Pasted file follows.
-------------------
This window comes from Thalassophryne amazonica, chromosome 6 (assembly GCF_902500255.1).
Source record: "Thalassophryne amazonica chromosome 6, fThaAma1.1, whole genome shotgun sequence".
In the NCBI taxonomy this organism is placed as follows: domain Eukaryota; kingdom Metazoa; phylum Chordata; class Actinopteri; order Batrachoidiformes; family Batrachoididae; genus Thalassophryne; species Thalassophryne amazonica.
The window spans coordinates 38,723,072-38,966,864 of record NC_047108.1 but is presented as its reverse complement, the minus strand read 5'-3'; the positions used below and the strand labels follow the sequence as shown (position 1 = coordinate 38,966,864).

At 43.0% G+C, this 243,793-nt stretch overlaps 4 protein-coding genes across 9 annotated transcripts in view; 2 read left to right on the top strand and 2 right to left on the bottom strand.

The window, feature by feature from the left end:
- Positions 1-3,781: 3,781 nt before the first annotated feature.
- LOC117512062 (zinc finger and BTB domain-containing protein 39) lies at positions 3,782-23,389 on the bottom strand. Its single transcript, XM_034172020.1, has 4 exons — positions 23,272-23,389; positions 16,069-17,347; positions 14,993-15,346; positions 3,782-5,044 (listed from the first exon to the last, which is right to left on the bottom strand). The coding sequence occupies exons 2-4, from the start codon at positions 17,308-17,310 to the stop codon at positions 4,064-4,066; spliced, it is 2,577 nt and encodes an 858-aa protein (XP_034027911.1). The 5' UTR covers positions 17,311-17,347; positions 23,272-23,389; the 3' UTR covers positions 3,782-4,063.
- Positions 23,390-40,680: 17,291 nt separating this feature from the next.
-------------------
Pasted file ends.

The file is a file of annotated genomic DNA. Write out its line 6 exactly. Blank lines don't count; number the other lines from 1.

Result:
The window, feature by feature from the left end: